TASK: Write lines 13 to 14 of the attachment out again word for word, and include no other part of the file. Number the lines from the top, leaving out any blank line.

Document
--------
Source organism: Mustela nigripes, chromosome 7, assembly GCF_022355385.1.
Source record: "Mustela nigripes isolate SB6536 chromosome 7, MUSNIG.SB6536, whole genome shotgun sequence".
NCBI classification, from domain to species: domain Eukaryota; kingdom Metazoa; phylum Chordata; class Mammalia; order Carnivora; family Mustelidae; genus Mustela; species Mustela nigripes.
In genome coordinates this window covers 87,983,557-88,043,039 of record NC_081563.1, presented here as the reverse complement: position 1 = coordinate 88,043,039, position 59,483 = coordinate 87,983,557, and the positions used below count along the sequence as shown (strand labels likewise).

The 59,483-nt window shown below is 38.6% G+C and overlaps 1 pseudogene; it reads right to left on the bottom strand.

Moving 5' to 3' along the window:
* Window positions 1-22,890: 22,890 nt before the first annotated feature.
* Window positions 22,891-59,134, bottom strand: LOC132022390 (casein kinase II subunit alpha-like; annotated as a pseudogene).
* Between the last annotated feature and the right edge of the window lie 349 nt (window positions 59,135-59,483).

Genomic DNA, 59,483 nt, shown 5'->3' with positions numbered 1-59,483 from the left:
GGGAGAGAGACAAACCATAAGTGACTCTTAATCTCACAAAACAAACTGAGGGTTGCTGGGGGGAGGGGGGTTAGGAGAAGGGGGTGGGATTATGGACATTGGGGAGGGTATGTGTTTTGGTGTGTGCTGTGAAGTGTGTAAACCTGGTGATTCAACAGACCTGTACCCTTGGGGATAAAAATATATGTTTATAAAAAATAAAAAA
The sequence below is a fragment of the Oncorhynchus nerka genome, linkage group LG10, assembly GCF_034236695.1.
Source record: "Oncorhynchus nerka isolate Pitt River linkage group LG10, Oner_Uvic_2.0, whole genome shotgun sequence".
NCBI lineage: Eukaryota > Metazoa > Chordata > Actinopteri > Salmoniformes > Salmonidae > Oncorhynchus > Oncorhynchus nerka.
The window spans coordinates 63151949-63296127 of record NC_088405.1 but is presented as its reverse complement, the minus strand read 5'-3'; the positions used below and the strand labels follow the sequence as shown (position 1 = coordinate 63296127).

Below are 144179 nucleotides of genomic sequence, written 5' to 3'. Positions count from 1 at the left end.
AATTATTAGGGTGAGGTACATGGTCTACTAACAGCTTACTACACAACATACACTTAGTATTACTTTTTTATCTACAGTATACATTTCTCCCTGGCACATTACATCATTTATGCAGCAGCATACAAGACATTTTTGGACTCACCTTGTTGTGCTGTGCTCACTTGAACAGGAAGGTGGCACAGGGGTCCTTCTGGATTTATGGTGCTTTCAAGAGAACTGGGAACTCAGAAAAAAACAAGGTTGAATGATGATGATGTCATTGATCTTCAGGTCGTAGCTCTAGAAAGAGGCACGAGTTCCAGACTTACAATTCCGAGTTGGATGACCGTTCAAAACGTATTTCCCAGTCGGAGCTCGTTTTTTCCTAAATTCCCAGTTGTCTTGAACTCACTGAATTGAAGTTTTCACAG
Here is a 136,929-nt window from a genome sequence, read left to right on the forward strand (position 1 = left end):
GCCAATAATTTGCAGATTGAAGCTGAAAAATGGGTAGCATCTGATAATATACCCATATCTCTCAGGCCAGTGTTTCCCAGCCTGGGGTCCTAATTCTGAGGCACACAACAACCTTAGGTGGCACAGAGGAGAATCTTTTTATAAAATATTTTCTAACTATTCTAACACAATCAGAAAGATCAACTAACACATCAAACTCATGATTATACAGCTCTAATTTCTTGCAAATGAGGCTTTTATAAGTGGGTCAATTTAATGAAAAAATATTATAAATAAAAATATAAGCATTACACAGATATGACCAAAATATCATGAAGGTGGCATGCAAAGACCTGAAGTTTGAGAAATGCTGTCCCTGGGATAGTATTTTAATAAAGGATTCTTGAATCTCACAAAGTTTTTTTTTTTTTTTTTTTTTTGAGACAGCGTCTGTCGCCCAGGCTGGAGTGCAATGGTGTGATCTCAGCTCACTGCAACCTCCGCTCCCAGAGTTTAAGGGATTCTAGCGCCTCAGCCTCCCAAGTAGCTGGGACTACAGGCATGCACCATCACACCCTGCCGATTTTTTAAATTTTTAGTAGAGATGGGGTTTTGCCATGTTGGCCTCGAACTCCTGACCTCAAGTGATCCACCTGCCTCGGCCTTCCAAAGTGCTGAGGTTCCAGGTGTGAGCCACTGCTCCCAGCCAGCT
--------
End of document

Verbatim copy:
Source record: "Oncorhynchus nerka isolate Pitt River linkage group LG10, Oner_Uvic_2.0, whole genome shotgun sequence".
NCBI lineage: Eukaryota > Metazoa > Chordata > Actinopteri > Salmoniformes > Salmonidae > Oncorhynchus > Oncorhynchus nerka.